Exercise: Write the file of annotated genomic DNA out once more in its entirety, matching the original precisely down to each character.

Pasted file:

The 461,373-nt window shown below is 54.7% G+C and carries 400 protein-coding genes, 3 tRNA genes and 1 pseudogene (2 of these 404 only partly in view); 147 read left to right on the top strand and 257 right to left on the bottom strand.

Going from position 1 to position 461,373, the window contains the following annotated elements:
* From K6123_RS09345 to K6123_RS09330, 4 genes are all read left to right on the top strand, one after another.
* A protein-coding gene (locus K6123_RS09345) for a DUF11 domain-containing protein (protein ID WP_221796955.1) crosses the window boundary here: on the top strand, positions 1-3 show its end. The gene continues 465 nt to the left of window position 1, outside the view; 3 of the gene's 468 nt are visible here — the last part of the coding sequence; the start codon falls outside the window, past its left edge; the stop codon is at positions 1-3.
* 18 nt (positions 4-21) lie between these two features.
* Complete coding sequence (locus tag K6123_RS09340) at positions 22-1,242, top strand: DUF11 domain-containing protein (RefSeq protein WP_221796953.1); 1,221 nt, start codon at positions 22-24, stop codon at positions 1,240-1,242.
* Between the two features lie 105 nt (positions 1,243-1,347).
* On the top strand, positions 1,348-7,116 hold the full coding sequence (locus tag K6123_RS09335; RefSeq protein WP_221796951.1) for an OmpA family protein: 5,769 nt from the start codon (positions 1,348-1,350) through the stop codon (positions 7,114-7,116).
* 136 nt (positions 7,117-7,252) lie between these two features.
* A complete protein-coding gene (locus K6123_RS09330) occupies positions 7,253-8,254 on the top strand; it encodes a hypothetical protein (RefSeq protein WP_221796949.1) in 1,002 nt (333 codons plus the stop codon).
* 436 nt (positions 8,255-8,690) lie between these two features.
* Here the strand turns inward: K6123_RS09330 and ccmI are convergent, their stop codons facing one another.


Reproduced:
The 461,373-nt window shown below is 54.7% G+C and carries 400 protein-coding genes, 3 tRNA genes and 1 pseudogene (2 of these 404 only partly in view); 147 read left to right on the top strand and 257 right to left on the bottom strand.

Going from position 1 to position 461,373, the window contains the following annotated elements:
* From K6123_RS09345 to K6123_RS09330, 4 genes are all read left to right on the top strand, one after another.
* A protein-coding gene (locus K6123_RS09345) for a DUF11 domain-containing protein (protein ID WP_221796955.1) crosses the window boundary here: on the top strand, positions 1-3 show its end. The gene continues 465 nt to the left of window position 1, outside the view; 3 of the gene's 468 nt are visible here — the last part of the coding sequence; the start codon falls outside the window, past its left edge; the stop codon is at positions 1-3.
* 18 nt (positions 4-21) lie between these two features.
* Complete coding sequence (locus tag K6123_RS09340) at positions 22-1,242, top strand: DUF11 domain-containing protein (RefSeq protein WP_221796953.1); 1,221 nt, start codon at positions 22-24, stop codon at positions 1,240-1,242.
* Between the two features lie 105 nt (positions 1,243-1,347).
* On the top strand, positions 1,348-7,116 hold the full coding sequence (locus tag K6123_RS09335; RefSeq protein WP_221796951.1) for an OmpA family protein: 5,769 nt from the start codon (positions 1,348-1,350) through the stop codon (positions 7,114-7,116).
* 136 nt (positions 7,117-7,252) lie between these two features.
* A complete protein-coding gene (locus K6123_RS09330) occupies positions 7,253-8,254 on the top strand; it encodes a hypothetical protein (RefSeq protein WP_221796949.1) in 1,002 nt (333 codons plus the stop codon).
* 436 nt (positions 8,255-8,690) lie between these two features.
* Here the strand turns inward: K6123_RS09330 and ccmI are convergent, their stop codons facing one another.